I measured mine with a large plastic syringe, a square piece of 1/4" plexiglas big enough to cover the whole chamber and then some, some thin lithium grease, and blue windshield washer fluid.
Drill a 1/4 or so hole in the plexiglas, such that when you lay it on the head over the chamber the hole is near the "top" edge of the chamber - you'll fill the chamber through this hole, and it also lets the air escape as you do so.
Put both valves in the head, and the spark plug - if the springs aren't on then use a bit of grease on the valve seats to make a seal.
Put a thin ring of grease on the head surface around the outside of the chamber so that when you lay the plexiglas on it, it makes a seal.
Orient the hole so it's "up" on the high side of the chamber, the plexiglas pressed flat against the head surface and sealed.
Use the syringe to squirt fluid through the hole until the chamber is full - carefully measureing how much fluid it takes as you go (the syringe I used wouldn't fill the chamber on one squirt, so I filled it to capacity (30 cc's) and dispensed fluid until it was down to 10 cc's, then refilled it)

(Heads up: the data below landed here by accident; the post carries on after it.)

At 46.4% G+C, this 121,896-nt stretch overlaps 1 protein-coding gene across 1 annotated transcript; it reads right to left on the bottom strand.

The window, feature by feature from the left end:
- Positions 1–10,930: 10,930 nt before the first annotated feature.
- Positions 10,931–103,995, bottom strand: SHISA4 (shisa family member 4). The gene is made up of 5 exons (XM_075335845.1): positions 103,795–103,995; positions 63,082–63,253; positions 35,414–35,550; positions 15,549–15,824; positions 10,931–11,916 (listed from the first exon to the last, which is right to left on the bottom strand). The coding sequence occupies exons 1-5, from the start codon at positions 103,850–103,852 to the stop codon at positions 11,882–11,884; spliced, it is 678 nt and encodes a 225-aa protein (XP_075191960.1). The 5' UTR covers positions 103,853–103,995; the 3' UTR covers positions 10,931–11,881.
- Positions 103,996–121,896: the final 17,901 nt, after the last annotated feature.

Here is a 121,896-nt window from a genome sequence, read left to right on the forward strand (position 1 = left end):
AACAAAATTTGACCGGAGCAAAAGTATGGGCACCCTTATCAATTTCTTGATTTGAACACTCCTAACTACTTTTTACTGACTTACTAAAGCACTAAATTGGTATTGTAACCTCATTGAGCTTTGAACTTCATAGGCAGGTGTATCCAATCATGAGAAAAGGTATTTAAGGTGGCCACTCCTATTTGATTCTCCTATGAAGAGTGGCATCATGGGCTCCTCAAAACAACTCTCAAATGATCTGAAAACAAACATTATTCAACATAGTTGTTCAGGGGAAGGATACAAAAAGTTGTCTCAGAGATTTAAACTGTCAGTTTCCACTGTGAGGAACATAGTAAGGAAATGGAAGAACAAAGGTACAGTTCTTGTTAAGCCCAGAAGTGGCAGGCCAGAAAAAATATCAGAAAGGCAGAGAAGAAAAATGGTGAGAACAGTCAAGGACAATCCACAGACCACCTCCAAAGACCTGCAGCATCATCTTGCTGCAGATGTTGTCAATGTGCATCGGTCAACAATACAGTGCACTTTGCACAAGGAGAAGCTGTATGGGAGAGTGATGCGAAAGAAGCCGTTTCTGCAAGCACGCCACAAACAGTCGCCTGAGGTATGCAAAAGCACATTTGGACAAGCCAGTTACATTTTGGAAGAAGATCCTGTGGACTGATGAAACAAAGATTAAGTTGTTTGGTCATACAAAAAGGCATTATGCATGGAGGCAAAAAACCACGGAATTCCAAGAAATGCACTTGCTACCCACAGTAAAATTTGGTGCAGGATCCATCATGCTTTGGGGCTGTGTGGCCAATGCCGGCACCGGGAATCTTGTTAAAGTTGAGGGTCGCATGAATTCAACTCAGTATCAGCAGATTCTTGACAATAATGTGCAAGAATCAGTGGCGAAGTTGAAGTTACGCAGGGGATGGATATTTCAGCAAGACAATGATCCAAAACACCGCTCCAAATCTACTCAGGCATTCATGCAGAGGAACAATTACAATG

I measured every chamber 3 times, and averaged the results in order to get better accuracy. Doing that will help "catch" any big mistakes and will help minimize the effects of any small ones. If you can measure 3 times and get results that are all within 1 cc of each other, then you know you're good (or you're making exactly the same mistake every time
It also helps to know what the heads "should" be. If Pontiac says they're 72 cc's but you carefully measure them to 70 or 75 over 3 times --- you're probably good. If you get 60 or 80 though, time to double check your procedure.
Go slow, be careful, think about what you're doing ---- you'll be fine.